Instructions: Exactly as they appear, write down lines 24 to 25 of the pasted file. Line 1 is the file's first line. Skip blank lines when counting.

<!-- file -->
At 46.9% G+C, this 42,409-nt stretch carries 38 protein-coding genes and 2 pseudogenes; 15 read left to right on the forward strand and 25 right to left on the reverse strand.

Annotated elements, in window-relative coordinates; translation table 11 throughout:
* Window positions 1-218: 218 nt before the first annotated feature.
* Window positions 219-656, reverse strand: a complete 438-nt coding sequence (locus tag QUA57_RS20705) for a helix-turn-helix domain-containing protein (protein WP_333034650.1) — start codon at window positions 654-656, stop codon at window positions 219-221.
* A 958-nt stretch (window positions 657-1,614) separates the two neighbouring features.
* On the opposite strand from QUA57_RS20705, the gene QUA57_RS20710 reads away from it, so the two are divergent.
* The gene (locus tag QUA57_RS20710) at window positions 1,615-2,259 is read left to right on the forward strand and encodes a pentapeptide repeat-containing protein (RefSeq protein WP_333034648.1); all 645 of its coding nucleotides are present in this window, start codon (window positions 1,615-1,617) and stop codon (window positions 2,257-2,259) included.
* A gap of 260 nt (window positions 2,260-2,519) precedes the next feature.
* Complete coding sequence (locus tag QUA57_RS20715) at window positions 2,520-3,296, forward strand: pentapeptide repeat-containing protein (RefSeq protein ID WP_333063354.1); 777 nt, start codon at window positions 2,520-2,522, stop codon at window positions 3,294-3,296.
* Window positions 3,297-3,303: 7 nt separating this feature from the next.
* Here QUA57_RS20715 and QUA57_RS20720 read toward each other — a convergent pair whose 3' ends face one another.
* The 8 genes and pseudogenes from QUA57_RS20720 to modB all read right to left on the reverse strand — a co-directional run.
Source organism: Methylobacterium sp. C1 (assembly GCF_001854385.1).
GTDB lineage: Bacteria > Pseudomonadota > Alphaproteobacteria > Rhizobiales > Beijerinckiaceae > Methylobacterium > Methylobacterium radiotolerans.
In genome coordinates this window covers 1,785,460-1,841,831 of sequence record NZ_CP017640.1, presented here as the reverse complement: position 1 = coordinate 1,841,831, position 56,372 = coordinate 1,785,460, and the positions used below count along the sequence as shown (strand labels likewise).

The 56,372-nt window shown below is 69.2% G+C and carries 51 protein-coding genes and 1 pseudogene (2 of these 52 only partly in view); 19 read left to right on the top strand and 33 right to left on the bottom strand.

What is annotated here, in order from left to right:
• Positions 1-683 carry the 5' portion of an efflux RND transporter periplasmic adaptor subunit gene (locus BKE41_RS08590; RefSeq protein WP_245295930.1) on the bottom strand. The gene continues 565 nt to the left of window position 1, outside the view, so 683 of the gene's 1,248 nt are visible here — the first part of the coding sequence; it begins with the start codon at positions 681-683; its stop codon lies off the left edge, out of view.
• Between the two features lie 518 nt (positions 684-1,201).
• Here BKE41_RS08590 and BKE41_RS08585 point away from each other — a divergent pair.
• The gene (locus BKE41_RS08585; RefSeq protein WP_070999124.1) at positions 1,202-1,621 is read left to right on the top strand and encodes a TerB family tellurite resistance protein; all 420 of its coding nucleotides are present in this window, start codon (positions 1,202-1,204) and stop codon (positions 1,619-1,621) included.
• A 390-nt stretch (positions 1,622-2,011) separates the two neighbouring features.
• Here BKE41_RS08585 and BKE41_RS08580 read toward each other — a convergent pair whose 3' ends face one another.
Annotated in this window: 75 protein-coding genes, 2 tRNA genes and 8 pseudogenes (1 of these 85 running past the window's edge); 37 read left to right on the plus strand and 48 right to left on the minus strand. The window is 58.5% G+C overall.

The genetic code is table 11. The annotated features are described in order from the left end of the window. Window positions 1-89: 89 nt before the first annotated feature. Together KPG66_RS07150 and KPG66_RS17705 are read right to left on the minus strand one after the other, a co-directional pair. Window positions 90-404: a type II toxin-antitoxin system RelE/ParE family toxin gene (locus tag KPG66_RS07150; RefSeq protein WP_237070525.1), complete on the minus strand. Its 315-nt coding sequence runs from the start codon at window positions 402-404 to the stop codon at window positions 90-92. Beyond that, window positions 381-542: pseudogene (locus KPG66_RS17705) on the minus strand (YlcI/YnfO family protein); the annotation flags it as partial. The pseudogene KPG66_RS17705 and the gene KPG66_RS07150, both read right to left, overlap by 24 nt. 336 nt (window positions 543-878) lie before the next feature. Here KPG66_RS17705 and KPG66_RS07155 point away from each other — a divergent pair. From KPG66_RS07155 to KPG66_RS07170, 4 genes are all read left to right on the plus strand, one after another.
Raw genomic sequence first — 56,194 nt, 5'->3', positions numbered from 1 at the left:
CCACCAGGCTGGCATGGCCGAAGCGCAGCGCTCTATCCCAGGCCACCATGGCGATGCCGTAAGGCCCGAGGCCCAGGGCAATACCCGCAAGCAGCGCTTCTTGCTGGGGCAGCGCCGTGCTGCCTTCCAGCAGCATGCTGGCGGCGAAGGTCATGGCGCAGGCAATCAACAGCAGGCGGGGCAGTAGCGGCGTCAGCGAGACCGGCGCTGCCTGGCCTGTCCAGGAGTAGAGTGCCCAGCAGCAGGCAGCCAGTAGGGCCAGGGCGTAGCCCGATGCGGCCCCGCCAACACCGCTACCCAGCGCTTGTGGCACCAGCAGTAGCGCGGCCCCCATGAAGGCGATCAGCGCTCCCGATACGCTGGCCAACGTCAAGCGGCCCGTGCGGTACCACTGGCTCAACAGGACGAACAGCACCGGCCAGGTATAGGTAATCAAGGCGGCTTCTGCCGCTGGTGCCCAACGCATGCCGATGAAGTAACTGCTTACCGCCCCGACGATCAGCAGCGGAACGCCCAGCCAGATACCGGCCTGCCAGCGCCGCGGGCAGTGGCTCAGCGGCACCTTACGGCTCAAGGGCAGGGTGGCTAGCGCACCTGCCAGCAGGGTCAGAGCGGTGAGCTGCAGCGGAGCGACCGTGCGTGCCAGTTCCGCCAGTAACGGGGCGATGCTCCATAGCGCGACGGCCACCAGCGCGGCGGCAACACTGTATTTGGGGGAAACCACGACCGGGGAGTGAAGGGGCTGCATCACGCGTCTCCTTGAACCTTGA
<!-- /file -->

Annotated in this window: 75 protein-coding genes, 2 tRNA genes and 8 pseudogenes (1 of these 85 running past the window's edge); 37 read left to right on the plus strand and 48 right to left on the minus strand. The window is 58.5% G+C overall.

The genetic code is table 11. The annotated features are described in order from the left end of the window. Window positions 1-89: 89 nt before the first annotated feature. Together KPG66_RS07150 and KPG66_RS17705 are read right to left on the minus strand one after the other, a co-directional pair. Window positions 90-404: a type II toxin-antitoxin system RelE/ParE family toxin gene (locus tag KPG66_RS07150; RefSeq protein WP_237070525.1), complete on the minus strand. Its 315-nt coding sequence runs from the start codon at window positions 402-404 to the stop codon at window positions 90-92. Beyond that, window positions 381-542: pseudogene (locus KPG66_RS17705) on the minus strand (YlcI/YnfO family protein); the annotation flags it as partial. The pseudogene KPG66_RS17705 and the gene KPG66_RS07150, both read right to left, overlap by 24 nt. 336 nt (window positions 543-878) lie before the next feature. Here KPG66_RS17705 and KPG66_RS07155 point away from each other — a divergent pair. From KPG66_RS07155 to KPG66_RS07170, 4 genes are all read left to right on the plus strand, one after another.